Tag: Hiking

Day 6 on the AT, Rock Springs to Skyland

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Thursday, November 17, 2016

It’s not far to Skyland, and it really wasn’t a hard hike, but I was worn down. It took me all morning. As I approached, a lovely voice said, “Stay the night!” Huh? “Stay the night. Get some rest.” Great idea! I’m in! I walked down to the lodge and went into the restaurant building, not knowing where to go. I asked a nice-looking young man where I check into a room. He just looked at me, with a big pack on my back, unshaven for six days, older than dirt and exhausted. He didn’t say a word, but motioned to follow him, taking me back out the door, up the steps and across to the Administrative room, opening the door for me. I patted him on the arm that felt like a lineman for the Packers, and said thank you. He just nodded and went on. I wanted to hug him! 

Ever wonder how it possibly takes so long at the airport when you check in? What can they possible be typing? This was the case with the lady checking me in. A large man waited patiently beside her. After what seemed like 20 minutes, she gave me a key. I had asked for the cheapest room, and it was a hike to get there. Fortunately it was all down hill, across from the Conference Center and playground. I never knew this was here. I sat down, barely able to function and called Martha. Fortunately she picked up. I told her I had a room at Skyland, and she could come if she wanted, but I knew she had other things to do. She asked me what I needed, and I gave her a long list. She told me to take a nap and she would be up later.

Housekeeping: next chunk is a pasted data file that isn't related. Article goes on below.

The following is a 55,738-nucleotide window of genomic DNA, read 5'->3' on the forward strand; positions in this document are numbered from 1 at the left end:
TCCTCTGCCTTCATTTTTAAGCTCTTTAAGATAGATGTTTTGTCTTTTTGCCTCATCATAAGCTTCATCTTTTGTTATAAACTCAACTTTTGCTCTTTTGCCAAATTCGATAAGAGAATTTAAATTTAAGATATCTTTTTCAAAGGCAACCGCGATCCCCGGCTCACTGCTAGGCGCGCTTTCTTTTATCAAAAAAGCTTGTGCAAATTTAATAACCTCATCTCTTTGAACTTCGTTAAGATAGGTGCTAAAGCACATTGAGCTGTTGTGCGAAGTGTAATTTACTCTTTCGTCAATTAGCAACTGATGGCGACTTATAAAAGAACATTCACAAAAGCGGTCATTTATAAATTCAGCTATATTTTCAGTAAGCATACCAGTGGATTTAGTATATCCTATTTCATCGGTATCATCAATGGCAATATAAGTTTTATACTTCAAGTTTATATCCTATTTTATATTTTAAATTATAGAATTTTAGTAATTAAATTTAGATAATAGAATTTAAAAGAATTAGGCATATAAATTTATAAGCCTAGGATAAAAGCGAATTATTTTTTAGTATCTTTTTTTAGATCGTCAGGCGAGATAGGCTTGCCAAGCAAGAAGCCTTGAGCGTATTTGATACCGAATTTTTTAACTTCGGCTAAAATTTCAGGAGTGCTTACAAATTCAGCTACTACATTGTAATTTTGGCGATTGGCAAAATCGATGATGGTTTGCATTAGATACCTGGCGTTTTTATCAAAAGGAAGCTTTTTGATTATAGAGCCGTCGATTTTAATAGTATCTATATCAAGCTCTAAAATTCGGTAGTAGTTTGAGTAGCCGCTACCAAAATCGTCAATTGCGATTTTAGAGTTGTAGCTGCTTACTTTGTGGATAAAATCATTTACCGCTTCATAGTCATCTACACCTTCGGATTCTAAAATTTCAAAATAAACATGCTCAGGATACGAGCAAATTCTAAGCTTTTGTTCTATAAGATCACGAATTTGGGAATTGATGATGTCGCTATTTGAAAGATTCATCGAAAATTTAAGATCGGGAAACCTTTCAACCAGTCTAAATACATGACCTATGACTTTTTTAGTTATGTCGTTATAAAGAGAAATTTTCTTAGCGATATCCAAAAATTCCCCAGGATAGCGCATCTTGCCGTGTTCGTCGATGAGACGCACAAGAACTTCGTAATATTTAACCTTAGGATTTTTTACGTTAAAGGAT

Since there was no laundry, I put all my dirty clothes in the bathtub and put Dawn soap and water in it. Then I took a shower, stomping the dirty laundry like I was smashing grapes to make wine. I shaved, put on my second set of clothes and hung the wet clothes all over the deck. Surely the neighbors would love this! Now I had to wind my way back up the path to the dining room and get some lunch. 

I can’t remember her name. Maybe it was Rita, but she was the best! She could see I was tired and hungry. I ordered a Pepsi, split pea soup and the Everything Omelet. Rita filled my Pepsi glass every time I drank it dry. It really settled my stomach, but I’ve gotta tell you, the split pea soup saved my life! I couldn’t eat the whole omlet – only half, and there was a fruit cup that I took with me. I thanked Rita and headed back down the hill. I laid down, but couldn’t sleep. I heard footsteps in the leaves below. Sure it was a bear, I had to get up and check. It was a lady walking slowly along the edge of the grass and leaves. 

Martha got there about 5:30 with two bags. Long johns, pink gloves, a hat, and a complete restock of food. Too wonderful! I could never have made it without her doing this. There was nothing useful in the store – just tourist stuff. Someone later told me they usually have it, but since the season was over, they didn’t restock. 

We drove up to the restaurant for dinner. Another very nice lady waited on us. More split pea soup please, and I’ll try the blackberry lemonade. Both were wonderful. Martha had shrimp, and I ordered trout with rice and something else. Same deal. I kept guzzling that blackberry lemonade, and she kept bringing it. Surely I was dehydrated. I managed to eat the excellent trout and a little rice, but couldn’t manage anything else, but that was more than I had eaten in the last four days combined. 

I was stuffed and tired and fell asleep soon after getting in bed. They have great beds and quilts, so I left the door cracked for some fresh air. The heat system is a bit antiquated, but far better than a hut! At 5:00 in the morning there was a loud growl and Martha screaming about something in the room! Turning on the light, I fully expected to see a bear, but nothing was there. I quickly shut the door. She said it was in her bed, so we tore back the sheets. She said, “there it is!” A baby mouse ran along the wall, scared to death. I reopened the door, and he was quite happy to get the hell out of there. Laughing and relieved, we laid back down.